According to the National Cancer Institute, green tea is the most popular tea in Japan and China. While black tea is the most common tea beverage in the United States, green tea is also available here. For most people, green tea is simply a beverage, but for people who take the blood thinner Coumadin, green tea has the potential to cause problems.
About Green Tea
Green tea is made from unwilted leaves of the Camellia sinensis plant. Unlike black and oolong tea, it does not undergo fermentation. The tea is brewed from the dried leaves or buds, which are available in tea bags or loose form. It may also be available in dried instant form, or as a green tea extract supplement. Although it has not been evaluated for effectiveness by the FDA, Drugs.com notes that green tea may be used for stomach disorders, vomiting, diarrhea, to prevent dental cavities, to lower cholesterol levels, as an antioxidant, to reduce cancer, and as a stimulant. Green tea contains a variety of substances, one of which is vitamin K. In one study from Portugal, the concentration of vitamin K1 in tea leaves was between 120 and 625 μg/100 g. It is the vitamin K that can cause problems with warfarin, also known by the brand name Coumadin.
According to the National Institutes of Health Drug Nutrient Task Force, warfarin is a medication used to help prevent blood clots. The drug works by decreasing the activity of vitamin K, which is essential for the clotting process, and increases the length of time needed for a clot to form. In order to know if the Coumadin is effective, the patient’s blood is drawn at regular intervals for a laboratory test called the INR. The dose of Coumadin is then adjusted as necessary to keep the INR in the desired range. Because vitamin K is a key factor in the process of blood clotting, eating or drinking foods with a high vitamin K level can decrease the INR and have an impact on the dose of Coumadin needed.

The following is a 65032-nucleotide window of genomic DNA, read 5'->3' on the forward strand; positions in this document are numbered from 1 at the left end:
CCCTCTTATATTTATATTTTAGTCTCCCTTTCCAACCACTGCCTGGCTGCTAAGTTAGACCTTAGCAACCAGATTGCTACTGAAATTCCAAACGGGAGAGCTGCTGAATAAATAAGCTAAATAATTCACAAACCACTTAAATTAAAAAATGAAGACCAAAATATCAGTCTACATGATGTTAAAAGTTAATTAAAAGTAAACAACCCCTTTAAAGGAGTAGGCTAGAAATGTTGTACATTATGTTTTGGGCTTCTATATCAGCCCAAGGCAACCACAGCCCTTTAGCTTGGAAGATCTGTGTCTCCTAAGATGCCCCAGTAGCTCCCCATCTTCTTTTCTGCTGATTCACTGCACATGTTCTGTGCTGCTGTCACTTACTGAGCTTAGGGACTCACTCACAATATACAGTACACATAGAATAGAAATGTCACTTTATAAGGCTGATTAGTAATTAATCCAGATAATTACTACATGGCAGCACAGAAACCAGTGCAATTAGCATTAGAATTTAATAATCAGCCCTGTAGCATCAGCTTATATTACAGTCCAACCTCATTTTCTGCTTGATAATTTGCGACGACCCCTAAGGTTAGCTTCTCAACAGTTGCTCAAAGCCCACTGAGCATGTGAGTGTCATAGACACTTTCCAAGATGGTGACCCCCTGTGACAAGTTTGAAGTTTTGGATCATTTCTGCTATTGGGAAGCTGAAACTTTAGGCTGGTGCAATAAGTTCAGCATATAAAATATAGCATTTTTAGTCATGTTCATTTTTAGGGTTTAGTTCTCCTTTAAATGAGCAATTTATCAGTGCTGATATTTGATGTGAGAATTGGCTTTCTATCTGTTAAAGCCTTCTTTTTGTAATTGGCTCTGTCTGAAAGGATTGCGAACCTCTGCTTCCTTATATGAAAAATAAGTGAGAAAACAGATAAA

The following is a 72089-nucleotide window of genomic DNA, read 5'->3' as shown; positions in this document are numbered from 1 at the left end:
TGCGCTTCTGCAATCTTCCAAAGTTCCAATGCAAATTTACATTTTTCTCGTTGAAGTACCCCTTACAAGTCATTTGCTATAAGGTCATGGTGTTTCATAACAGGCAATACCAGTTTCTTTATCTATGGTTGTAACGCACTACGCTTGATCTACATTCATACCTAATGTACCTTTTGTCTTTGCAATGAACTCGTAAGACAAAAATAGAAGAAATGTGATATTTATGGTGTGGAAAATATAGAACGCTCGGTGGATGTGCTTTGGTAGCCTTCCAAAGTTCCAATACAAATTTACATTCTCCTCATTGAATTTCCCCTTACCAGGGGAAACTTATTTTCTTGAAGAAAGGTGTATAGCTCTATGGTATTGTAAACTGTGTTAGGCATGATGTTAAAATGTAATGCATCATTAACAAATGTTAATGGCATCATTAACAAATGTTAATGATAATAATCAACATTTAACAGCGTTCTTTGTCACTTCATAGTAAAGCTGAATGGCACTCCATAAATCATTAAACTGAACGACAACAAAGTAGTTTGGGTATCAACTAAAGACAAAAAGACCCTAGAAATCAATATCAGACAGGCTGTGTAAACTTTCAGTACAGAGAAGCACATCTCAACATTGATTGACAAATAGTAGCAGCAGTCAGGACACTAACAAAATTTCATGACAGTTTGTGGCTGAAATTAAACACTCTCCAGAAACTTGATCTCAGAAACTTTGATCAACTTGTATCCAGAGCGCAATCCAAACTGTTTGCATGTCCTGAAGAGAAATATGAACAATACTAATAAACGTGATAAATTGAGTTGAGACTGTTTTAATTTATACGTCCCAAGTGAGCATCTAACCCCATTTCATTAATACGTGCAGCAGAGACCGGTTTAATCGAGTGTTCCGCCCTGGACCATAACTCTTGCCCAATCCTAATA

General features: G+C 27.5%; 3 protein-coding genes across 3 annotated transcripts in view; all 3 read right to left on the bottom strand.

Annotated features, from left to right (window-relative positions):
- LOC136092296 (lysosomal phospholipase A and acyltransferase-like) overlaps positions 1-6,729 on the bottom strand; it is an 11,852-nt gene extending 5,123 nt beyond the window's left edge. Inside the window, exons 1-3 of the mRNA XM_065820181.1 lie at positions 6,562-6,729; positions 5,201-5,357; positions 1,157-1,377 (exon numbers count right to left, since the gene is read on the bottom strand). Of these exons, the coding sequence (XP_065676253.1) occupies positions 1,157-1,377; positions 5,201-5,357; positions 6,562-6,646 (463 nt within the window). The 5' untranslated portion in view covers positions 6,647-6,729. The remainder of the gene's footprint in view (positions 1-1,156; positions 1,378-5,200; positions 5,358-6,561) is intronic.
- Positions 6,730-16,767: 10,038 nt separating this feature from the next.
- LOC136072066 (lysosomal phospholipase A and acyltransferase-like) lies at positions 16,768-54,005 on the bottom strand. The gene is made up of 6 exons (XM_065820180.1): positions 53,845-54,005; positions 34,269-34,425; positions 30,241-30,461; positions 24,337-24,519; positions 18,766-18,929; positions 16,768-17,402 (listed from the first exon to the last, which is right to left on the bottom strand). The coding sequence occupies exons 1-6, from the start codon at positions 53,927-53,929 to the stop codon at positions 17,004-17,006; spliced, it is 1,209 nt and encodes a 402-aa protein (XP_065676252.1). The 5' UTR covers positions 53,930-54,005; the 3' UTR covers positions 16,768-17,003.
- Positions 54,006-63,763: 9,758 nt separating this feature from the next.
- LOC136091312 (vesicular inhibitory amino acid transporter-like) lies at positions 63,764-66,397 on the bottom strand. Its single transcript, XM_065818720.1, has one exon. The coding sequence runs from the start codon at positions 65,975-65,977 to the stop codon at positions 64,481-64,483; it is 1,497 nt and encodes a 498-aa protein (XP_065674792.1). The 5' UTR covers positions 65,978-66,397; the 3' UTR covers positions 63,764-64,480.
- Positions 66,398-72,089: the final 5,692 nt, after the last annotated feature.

Green Tea and Coumadin
Drugs.com and MedlinePlus both warn that people who take Coumadin should not drink green tea or take green tea supplements. In one case report from the April 1999 “Annals of Pharmacology,” a 44-year-old man who had begun drinking 1/2 to 1 gallon of green tea each day was found to have an INR of 1.37 one week later. Prior to that time, his INR had been above 3. Once the green tea was discontinued, the patient’s INR came back up to 2.55.
If you are taking Coumadin, you should not drink green tea or take green tea supplements without discussing your condition with a health care professional.